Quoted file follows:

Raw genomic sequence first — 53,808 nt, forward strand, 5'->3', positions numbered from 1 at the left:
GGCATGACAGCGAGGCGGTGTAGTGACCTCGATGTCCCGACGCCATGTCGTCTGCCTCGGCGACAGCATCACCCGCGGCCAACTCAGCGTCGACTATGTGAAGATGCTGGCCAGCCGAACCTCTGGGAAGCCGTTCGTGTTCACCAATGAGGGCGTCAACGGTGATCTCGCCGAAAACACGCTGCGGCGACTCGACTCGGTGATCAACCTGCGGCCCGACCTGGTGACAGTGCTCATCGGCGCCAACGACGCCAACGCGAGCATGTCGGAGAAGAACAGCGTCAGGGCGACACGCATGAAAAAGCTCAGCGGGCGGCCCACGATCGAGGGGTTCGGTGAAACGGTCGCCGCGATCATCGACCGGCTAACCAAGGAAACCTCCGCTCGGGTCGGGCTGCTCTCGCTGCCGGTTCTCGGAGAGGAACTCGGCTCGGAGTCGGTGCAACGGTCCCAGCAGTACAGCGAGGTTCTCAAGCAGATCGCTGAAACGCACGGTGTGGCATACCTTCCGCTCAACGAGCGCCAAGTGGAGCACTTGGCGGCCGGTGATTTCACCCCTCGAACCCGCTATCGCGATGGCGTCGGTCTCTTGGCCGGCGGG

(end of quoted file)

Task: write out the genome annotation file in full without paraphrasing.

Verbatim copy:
Raw genomic sequence first — 53,808 nt, forward strand, 5'->3', positions numbered from 1 at the left:
GGCATGACAGCGAGGCGGTGTAGTGACCTCGATGTCCCGACGCCATGTCGTCTGCCTCGGCGACAGCATCACCCGCGGCCAACTCAGCGTCGACTATGTGAAGATGCTGGCCAGCCGAACCTCTGGGAAGCCGTTCGTGTTCACCAATGAGGGCGTCAACGGTGATCTCGCCGAAAACACGCTGCGGCGACTCGACTCGGTGATCAACCTGCGGCCCGACCTGGTGACAGTGCTCATCGGCGCCAACGACGCCAACGCGAGCATGTCGGAGAAGAACAGCGTCAGGGCGACACGCATGAAAAAGCTCAGCGGGCGGCCCACGATCGAGGGGTTCGGTGAAACGGTCGCCGCGATCATCGACCGGCTAACCAAGGAAACCTCCGCTCGGGTCGGGCTGCTCTCGCTGCCGGTTCTCGGAGAGGAACTCGGCTCGGAGTCGGTGCAACGGTCCCAGCAGTACAGCGAGGTTCTCAAGCAGATCGCTGAAACGCACGGTGTGGCATACCTTCCGCTCAACGAGCGCCAAGTGGAGCACTTGGCGGCCGGTGATTTCACCCCTCGAACCCGCTATCGCGATGGCGTCGGTCTCTTGGCCGGCGGG